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If  Mr. Shultz would cut his salary by 7mil he could give all his hard working employees a $2  an hour raise, boost company moral and still make 58 mil
Jan 27, 2012 11:39PM
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No more Starbucks for me, even with as little as I go ...I no longer go to pro games or the movies. Yes, my life IS fulfilling and not boring, but spouse is a teacher with a Masters degree working his tail off (and GREAT at it) for $35,000 a year. No...he DOES NOT get 3 months off during the year (has school)  Our priorities are backwards.
Jan 27, 2012 10:57PM
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I hate to burst anyones bubble, and for the fear of offending someone I do apologize, but my own personal opinion is that most CEO's are far overpaid as are our athletes.  Where in the world will he spend it all?  An old addage is you can't take it with you.  But again I guess everyone will just think I am jealous.Stop and think how much is to much?  No wonder the middle class is hurting.  Wonder how much he pays in taxes?
Jan 27, 2012 11:18PM
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While Howard Schultz did indeed grow the company, he is not the founder.  Do you homework.
Jan 27, 2012 9:47PM
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If you are jealous because of what this guy makes then you are a loser.  There would not be a Starbucks if not for him.  If you don't want to buy their coffee, then go somewhere else, nobody is forcing you to go to Starbucks.

 

vance ODonnel, you make me sick. Why should it matter to you what he makes. Have you ever done anything to deserve making more than minimum wage. Does it hurt you for him to make $65 million dollars. Is someone forcing you to buy SB coffee. NO O'Donnell people aren't tired of hearing about people working hard and becoming successful here in America. We're tired of lazy bums who do nothing but feed off of others success criticizing the producers.  How many people have you created jobs for? Starbucks employs thousands of people, it puts food in peoples mouths, it pays for cars and contributes to society. I bet you don't whine about A-Rod making $25 million dollars a year. Why do people like you always criticize CEO's but revere million dollar Athletes. Athletes didn't sacrifice 20 years and work 80 hours per week. They didn't have to invest their life savings to open a business. Athletes don't employ thousands of workers. Instead they give their money to dancers and dope dealers. GET A LIFE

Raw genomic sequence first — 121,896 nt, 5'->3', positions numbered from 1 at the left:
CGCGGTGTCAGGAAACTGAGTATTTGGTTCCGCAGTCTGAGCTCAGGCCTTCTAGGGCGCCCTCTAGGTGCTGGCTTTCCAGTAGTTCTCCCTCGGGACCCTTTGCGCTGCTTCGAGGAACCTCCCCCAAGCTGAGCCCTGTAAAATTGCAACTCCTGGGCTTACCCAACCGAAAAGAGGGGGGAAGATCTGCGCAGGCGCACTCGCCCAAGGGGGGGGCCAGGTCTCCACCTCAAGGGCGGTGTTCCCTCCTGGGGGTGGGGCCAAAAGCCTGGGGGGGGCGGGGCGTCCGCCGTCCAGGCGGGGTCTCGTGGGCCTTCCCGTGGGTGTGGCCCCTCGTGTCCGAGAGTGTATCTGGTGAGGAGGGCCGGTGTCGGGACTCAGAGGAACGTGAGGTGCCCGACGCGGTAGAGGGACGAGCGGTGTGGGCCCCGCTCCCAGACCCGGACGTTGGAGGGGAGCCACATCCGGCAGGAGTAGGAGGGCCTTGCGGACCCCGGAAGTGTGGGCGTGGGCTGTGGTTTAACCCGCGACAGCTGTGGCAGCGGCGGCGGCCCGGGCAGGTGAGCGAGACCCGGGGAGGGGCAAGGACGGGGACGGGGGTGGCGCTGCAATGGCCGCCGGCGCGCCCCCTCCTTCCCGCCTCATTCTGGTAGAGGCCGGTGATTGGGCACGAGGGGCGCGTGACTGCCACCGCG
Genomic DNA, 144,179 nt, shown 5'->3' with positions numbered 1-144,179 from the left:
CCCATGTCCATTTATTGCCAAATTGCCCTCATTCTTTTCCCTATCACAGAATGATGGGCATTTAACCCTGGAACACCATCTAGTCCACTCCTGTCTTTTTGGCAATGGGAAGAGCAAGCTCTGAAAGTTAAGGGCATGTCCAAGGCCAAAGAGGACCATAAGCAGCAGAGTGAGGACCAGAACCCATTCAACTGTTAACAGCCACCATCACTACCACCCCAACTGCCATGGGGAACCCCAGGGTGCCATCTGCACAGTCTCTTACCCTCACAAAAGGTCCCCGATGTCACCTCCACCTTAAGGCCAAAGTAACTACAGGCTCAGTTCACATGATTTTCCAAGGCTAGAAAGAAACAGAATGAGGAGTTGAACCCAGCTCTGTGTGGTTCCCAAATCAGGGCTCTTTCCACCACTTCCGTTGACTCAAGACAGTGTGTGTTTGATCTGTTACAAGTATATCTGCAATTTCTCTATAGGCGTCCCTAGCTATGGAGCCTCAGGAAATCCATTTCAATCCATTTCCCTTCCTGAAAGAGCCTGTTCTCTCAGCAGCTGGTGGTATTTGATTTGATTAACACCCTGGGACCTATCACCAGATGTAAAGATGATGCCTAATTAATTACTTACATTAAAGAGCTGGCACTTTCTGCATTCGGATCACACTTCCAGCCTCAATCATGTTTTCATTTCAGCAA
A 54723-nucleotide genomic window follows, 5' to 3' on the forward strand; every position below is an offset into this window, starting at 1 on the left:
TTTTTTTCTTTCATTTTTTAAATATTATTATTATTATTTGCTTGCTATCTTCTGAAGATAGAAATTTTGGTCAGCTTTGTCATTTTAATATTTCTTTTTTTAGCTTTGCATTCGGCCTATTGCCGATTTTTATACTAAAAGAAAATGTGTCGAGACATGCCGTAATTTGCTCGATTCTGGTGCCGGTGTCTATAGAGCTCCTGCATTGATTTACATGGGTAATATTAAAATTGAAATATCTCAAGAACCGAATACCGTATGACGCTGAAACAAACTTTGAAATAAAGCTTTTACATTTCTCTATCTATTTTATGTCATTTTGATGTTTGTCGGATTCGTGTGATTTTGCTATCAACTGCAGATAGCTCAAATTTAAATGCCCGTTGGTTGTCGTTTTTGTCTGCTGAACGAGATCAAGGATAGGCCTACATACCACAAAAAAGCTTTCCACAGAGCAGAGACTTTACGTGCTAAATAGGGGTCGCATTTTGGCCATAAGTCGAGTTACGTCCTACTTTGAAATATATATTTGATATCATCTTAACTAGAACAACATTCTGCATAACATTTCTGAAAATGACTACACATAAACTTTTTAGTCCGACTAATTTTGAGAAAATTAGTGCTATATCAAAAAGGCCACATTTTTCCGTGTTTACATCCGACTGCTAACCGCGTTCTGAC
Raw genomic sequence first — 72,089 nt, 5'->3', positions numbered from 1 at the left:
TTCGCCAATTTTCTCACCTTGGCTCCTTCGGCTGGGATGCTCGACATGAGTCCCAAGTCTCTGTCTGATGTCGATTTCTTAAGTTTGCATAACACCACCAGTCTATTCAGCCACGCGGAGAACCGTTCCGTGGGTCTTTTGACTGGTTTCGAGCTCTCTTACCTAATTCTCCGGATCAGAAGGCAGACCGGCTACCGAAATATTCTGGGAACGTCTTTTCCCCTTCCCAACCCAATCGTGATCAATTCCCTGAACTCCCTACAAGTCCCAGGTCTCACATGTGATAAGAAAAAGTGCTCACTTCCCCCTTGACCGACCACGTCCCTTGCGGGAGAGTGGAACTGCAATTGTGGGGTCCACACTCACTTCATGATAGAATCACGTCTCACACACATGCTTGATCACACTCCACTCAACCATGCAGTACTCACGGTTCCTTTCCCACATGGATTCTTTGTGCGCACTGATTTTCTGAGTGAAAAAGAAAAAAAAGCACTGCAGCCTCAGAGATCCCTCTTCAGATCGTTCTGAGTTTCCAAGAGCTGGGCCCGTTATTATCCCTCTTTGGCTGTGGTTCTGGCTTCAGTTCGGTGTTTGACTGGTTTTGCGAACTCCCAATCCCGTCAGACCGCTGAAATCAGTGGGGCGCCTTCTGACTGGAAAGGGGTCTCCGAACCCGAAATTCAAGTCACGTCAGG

Jan 27, 2012 11:50PM
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What a Schmuck!  I quit supporting "Screw-bucks" awhile ago. I get better coffee from my Keurig K-Cup machine. I use only Green Mountain coffee and they are way better. Boycott Screw-bucks for a month and maybe he'll get the message that a $4.30 Mocha might just be too expensive. The way to hurt disgustingly rich people like him is to quit buying his companies products. If he was anykind of humanitarian he would give half of his 65 million paycheck to his employees in the form of bonuses. They are the only reason he has any measure of success.
Jan 27, 2012 10:33PM
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I don't understand what the problem is. He created a product, invested his own money, people loved the product, he sold the product, he opened new locations, he expanded outside the US, he employs plenty of people. So what if he makes that much? If you don't like it?? Don't go to Starbucks, or you can create your own product and sell it. He achieved the American dream, good for him. Don't get me wrong, I'm a 99%er. I make $29,000 a year. And I'm happy for him. As for his employees being underpaid, so what? Let them all leave, there will be hundreds of thousands of people ready to beg to have those jobs. They should be lucky to have a job. So, I'm gonna go get a Venti White Mocha Latte and sit on my happy butt.
Jan 27, 2012 10:13PM
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He held on this SBUX vision when all his bosses laughed him out of town. same story with Ebay. on surface, you would likely laugh at the Starbucks and Ebay startup ideas as well -- I mean, how silly...

 both became Billion dollar giants. Go figure... remain humble and open mind.